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Judge Rules Dapper Labs’ NBA ‘Top Shot Moments’ NFTs May Qualify As Securities

Author

Jay Solano

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Reading time

4 mins
Last update

Author

Jay Solano

Tags

Reading time

4 mins
Last update

Author

Jay Solano

Tags

Reading time

4 mins
Last update

nba top shot

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A federal judge ruled on Wednesday that offering “Top Shot” non-fungible tokens with NBA branding by Dapper Labs may constitute the sale of securities.

A class-action complaint against Dapper Labs and its CEO, Roham Gharegozlu, was filed in New York 18 months before the motion to dismiss ruling. By offering a non-fungible token (NFT) collection without first registering with the SEC, Dapper Labs and Gharegozlu are accused of breaking federal securities laws (SEC).

The Court finds that Plaintiffs’ allegations establish each factor under Howey facially plausible and survive Defendants’ Motion to Dismiss the claimed violation of Sections 5 and 12 of the Securities Act,” said Southern District of New York Judge Victor Marrero. The judge used the U.S. Supreme Court’s Howey Test to evaluate if transactions are “investment contracts.”

According to the ruling, although the FLOW tokens issued by Dapper Labs are not securities in and of themselves, they are essential to the overall scheme at issue. The judge said the plaintiffs argued that FLOW tokens validate Flow Blockchain transactions. “Proof-of-Stake” powers the Flow Blockchain and incentivizes miners to validate transactions. Moments benefits from FLOW’s consensus on ownership and transaction prices.

In September, Dapper Labs filed a motion to dismiss the lawsuit, arguing that its collection of digital basketball cards does not constitute securities.

Lawyers representing Dapper Labs argued that basketball cards, Pokemon cards, and baseball cards are not securities, as common sense and the law indicate, and courts have also ruled.

Judge Marrero disagreed, denying Dapper Labs’ motion to dismiss the lawsuit in his Wednesday ruling.  In the decision, the judge outlined the components of the Howey Test.  The judge determined that the first element, an investment of money, was “adequately pled” and noted that neither party objected.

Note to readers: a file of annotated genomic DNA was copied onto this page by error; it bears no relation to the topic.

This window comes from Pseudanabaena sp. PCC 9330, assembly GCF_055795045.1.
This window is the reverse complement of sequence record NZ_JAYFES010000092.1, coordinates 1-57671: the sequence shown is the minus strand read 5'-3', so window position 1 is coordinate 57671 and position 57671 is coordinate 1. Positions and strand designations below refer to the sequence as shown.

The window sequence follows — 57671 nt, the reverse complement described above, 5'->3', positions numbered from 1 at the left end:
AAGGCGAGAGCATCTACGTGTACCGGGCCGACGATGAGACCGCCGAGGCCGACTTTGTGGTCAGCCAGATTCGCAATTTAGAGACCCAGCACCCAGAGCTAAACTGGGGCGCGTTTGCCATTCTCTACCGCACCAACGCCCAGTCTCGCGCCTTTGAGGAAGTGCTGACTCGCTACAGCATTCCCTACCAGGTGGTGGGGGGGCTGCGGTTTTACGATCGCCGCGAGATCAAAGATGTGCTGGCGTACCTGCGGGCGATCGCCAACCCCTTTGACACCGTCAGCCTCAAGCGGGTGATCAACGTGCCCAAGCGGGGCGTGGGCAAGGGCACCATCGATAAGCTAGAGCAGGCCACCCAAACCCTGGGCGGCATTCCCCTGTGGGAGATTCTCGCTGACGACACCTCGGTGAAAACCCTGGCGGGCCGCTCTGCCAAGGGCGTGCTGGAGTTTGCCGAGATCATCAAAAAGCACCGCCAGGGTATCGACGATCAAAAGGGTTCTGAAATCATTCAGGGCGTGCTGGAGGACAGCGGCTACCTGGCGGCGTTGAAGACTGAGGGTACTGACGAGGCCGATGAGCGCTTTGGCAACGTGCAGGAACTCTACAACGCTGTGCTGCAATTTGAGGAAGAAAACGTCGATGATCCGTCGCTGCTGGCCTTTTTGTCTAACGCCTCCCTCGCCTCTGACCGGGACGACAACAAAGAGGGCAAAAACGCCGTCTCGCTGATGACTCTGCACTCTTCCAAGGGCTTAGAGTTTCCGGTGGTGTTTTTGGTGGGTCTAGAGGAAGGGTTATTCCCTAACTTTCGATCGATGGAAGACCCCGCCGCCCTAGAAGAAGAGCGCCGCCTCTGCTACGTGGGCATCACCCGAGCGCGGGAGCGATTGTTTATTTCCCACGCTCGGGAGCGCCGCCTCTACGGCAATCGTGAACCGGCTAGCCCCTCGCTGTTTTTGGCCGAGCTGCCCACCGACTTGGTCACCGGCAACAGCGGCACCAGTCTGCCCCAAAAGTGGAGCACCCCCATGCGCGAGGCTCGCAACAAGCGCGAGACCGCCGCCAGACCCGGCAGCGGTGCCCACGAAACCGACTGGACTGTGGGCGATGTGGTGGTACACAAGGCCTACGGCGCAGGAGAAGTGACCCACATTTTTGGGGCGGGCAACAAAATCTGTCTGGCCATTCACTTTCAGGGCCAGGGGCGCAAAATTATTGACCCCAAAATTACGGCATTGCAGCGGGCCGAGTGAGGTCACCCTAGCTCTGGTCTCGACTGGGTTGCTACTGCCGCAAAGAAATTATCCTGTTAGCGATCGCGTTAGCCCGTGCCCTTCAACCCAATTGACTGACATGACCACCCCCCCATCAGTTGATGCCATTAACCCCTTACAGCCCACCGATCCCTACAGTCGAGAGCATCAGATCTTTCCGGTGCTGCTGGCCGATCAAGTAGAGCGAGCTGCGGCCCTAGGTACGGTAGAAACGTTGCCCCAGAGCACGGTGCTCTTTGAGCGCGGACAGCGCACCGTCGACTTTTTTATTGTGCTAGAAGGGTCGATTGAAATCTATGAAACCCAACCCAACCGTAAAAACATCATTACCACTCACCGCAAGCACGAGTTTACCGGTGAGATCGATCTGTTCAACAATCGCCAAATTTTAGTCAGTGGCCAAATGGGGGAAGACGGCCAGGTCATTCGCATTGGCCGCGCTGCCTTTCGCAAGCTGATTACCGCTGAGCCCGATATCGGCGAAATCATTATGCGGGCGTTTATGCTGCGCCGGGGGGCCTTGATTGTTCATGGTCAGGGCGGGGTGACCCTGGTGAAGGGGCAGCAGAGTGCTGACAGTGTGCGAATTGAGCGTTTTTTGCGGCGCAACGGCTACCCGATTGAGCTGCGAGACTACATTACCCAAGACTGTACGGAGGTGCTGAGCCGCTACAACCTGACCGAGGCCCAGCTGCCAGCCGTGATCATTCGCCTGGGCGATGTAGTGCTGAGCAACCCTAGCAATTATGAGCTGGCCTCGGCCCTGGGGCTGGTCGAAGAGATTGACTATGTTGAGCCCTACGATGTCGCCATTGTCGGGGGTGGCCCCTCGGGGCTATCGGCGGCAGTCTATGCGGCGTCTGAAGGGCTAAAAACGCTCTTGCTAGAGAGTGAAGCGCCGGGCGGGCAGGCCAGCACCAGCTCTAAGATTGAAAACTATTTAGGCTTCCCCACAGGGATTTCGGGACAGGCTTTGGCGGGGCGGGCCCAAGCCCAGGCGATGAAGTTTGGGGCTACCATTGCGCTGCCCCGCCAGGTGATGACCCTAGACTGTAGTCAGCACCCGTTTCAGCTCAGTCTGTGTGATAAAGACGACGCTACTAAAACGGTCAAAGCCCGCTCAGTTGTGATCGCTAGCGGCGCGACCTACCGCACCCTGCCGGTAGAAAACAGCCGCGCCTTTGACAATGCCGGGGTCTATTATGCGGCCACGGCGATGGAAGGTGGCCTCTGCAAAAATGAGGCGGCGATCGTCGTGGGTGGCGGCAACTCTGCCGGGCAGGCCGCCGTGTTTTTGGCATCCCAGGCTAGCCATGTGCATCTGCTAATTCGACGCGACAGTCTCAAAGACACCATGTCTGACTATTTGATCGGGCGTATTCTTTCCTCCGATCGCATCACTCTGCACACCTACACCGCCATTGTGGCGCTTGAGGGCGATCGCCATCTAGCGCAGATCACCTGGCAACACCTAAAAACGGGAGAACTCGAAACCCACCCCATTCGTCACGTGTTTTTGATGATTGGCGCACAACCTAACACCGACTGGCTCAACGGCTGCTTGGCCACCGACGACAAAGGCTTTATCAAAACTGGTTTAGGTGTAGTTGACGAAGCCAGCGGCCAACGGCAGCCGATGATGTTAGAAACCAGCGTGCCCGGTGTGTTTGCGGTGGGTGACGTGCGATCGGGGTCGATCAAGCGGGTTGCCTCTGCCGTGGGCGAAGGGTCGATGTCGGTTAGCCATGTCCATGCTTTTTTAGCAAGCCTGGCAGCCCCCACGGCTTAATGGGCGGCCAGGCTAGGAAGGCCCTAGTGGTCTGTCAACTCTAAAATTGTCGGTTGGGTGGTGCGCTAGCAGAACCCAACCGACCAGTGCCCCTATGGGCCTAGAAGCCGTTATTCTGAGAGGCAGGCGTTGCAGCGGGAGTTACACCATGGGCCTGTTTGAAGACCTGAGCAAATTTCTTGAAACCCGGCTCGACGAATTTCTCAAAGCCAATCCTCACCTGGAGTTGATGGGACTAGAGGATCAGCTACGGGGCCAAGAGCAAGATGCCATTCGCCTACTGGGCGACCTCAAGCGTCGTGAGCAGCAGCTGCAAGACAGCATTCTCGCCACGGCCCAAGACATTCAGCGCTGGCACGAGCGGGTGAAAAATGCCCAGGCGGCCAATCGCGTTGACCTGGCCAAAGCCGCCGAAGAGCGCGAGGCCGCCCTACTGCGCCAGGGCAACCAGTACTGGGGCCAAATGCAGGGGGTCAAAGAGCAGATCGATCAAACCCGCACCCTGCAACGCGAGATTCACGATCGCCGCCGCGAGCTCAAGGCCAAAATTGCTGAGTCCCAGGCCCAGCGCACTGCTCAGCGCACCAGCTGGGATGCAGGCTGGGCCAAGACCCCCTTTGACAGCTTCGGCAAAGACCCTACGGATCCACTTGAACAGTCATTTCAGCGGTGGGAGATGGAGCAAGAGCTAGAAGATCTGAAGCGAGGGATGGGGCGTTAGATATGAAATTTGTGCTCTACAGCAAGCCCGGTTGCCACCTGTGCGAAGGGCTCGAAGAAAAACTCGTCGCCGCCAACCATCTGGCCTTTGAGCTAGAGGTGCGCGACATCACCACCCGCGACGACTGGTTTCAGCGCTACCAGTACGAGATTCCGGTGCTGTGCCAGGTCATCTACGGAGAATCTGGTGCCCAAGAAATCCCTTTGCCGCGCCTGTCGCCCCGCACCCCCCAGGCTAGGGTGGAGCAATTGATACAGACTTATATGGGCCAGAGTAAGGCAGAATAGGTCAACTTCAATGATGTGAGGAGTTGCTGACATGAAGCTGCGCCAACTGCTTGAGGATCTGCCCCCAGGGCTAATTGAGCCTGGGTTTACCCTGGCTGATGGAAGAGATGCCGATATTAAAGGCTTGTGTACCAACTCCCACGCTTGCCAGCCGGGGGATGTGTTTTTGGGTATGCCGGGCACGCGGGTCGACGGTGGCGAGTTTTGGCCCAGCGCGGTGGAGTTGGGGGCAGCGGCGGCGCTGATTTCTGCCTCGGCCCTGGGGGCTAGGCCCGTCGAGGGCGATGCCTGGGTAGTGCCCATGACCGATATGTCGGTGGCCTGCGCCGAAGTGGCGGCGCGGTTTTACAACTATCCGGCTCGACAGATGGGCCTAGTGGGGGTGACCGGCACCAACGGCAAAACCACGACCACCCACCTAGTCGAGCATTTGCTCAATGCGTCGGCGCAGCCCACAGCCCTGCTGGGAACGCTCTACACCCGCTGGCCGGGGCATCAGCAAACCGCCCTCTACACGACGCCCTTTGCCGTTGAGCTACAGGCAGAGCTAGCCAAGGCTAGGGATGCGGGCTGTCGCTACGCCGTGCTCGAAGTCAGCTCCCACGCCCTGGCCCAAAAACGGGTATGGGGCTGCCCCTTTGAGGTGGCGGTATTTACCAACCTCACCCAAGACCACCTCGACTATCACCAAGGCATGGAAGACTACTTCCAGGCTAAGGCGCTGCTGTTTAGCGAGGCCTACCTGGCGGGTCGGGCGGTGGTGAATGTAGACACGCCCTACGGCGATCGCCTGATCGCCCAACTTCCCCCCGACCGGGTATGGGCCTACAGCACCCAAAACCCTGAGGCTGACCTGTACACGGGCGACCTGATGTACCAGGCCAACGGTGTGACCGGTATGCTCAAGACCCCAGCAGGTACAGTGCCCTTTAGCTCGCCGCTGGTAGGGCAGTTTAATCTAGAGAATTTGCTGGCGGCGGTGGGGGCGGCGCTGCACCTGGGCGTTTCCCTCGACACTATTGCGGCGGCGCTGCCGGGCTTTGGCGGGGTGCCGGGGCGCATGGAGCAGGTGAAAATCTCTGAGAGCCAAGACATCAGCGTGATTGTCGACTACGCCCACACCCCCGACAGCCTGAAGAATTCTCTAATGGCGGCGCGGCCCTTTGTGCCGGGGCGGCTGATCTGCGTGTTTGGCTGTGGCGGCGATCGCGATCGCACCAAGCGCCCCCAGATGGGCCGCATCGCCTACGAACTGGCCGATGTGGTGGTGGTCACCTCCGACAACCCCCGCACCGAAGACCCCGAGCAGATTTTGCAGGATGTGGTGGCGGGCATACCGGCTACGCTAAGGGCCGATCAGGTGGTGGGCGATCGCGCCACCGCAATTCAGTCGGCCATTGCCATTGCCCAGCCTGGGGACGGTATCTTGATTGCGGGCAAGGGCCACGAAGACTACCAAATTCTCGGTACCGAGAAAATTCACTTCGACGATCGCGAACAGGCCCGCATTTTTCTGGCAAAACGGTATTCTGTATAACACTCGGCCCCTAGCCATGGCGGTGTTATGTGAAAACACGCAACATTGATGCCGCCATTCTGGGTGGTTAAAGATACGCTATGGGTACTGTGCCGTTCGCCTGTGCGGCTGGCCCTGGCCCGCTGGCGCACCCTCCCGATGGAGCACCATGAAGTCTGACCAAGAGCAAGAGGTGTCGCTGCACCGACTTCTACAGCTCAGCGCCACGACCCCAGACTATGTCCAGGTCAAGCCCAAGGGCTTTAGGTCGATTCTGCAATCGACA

The judge assessed the second criterion, whether there is a common enterprise, by scrutinizing the meaning of pooling investors’ funds. The judge referred to previous cases, such as the Securities and Exchange Commission lawsuits against Kik Interactive and Telegram and the U.S. Department of Justice case against Maksim Zaslavskiy.

The judge wrote that they were convinced that the plaintiff’s complaint had enough allegations of pooling to survive the Motion to Dismiss. Marrero added that “purchasers’ fortunes were tied to Dapper Labs’ overall success” because Dapper Labs controlled the Flow Blockchain and the online marketplace where Moments were sold and traded.

Additionally, the judge referenced the plaintiffs’ assertions that Dapper Labs kept funds from the sale of Moments for fundraising and preserving the value of FLOW tokens. According to the judge, “the reasonable inference to draw from these allegations” is that Dapper Labs utilizes the capital it raises by offering Moments to develop and maintain the Flow Blockchain.

He wrote that additional factors support the judge’s conclusion. On the third criterion, whether there is an expectation of profits, the judge ruled that Dapper Labs “misrepresented” the law by asserting that there must be a “‘persistent’ promise of profit,” which appeals courts have ruled is not necessary.

The court concluded that the Court believes that the Defendants’ public comments and marketing materials encouraged consumers to anticipate profits objectively. The judge supported this statement with evidence, such as screenshots of Top Shot tweets.

The judge stated, “Plaintiffs’ allegations, including those previously mentioned, are sufficient to support the conclusion that Moments were primarily purchased for investment purposes,” emphasizing the investment nature of the purchases made by the plaintiffs.

According to the judge, the Howey Test’s final requirement, others’ efforts, also seems to be satisfied. The judge stated that Moments’ worth is possibly mainly derived from Dapper Labs’ continuous operation of the Flow Blockchain, which allows for price transparency and enables buyers to trade. The judge further explained that the defendants’ neglect to recognize the blockchain technology underlying Moments undermines their Motion.

According to the judge, the existence of a secondary market controlled by Dapper Labs also supports his conclusion. According to the judge, the allegations regarding Dapper Labs’ creation and maintenance of a private blockchain are crucial to the court’s decision. By keeping the blockchain on which Moments’ value depends private and restricting Moments trading to the Flow Blockchain, purchasers must depend on Dapper Labs’ skills and management efforts and the company’s ongoing success and survival.

According to the judge, the conclusion that Dapper Labs’ offering of Moments was an investment contract under Howey is specific and may not apply to other NFTs. He explained that the particular scheme by which Dapper Labs offered Moments created a legal relationship between investors and promoters, making it an investment contract and a security under Howey. He added that the plaintiffs provided sufficient evidence to support their claim that Dapper Labs’ offer of Moments was an offer of an investment contract and, therefore, security that needed to be registered with the SEC.

Dapper Labs now has three weeks to file a response to the lawsuit.